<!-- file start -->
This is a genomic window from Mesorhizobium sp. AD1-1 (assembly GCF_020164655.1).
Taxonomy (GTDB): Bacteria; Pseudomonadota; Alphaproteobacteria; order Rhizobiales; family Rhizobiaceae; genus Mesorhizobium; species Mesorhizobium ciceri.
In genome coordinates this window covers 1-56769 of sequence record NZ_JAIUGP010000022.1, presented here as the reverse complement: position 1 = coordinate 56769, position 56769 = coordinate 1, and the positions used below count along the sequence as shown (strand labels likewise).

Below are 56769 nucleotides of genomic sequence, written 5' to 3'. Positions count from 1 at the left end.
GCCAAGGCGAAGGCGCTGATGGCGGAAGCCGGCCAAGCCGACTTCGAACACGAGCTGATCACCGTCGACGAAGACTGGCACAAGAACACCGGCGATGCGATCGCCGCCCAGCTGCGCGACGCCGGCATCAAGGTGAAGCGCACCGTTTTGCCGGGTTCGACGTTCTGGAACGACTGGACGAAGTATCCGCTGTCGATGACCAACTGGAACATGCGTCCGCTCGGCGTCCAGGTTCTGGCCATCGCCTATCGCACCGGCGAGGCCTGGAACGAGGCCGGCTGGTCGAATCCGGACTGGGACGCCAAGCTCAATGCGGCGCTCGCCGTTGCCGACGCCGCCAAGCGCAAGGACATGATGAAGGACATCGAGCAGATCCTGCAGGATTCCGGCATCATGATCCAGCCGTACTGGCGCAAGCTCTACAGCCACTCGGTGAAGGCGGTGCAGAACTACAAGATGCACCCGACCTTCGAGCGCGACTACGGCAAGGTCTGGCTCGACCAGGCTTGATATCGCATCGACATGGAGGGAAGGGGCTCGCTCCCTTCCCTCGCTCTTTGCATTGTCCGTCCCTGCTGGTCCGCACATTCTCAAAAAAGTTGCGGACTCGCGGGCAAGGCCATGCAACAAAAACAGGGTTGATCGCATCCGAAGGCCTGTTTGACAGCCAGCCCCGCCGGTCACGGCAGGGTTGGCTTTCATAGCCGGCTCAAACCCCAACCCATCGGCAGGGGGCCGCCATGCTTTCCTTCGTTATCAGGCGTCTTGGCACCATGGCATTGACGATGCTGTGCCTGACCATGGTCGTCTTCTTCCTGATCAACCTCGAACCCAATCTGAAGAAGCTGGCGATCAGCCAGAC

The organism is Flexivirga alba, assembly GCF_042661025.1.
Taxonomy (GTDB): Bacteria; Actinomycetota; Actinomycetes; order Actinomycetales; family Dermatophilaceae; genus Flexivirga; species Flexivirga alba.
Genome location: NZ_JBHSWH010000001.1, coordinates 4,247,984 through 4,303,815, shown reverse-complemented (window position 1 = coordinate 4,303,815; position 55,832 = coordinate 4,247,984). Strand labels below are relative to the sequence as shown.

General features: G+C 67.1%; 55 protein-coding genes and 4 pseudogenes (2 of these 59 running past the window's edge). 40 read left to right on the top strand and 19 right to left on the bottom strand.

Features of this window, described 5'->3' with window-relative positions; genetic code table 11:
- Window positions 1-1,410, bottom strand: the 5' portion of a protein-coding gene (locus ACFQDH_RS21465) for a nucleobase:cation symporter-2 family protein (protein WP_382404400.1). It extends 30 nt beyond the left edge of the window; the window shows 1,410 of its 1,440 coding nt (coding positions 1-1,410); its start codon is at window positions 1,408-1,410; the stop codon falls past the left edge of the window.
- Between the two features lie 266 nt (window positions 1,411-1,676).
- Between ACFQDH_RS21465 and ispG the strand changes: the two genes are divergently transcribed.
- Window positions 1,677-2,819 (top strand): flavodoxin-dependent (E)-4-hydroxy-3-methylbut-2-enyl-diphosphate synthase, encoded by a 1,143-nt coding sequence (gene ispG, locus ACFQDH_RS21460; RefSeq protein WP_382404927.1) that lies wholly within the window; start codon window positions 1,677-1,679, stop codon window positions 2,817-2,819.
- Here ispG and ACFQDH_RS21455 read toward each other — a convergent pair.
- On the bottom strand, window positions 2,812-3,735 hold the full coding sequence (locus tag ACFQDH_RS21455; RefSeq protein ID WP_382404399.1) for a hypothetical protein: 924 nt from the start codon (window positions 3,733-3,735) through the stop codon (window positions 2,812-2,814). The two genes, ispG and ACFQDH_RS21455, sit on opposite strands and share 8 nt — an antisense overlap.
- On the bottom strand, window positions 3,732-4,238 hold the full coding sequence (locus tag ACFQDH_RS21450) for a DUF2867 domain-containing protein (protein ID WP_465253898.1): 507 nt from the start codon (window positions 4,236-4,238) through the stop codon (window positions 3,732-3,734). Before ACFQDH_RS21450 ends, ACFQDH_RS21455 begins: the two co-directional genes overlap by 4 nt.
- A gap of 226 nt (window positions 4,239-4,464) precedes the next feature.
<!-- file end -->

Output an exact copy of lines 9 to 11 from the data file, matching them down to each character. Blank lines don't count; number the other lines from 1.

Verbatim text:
General features: G+C 67.1%; 55 protein-coding genes and 4 pseudogenes (2 of these 59 running past the window's edge). 40 read left to right on the top strand and 19 right to left on the bottom strand.

Features of this window, described 5'->3' with window-relative positions; genetic code table 11:
- Window positions 1-1,410, bottom strand: the 5' portion of a protein-coding gene (locus ACFQDH_RS21465) for a nucleobase:cation symporter-2 family protein (protein WP_382404400.1). It extends 30 nt beyond the left edge of the window; the window shows 1,410 of its 1,440 coding nt (coding positions 1-1,410); its start codon is at window positions 1,408-1,410; the stop codon falls past the left edge of the window.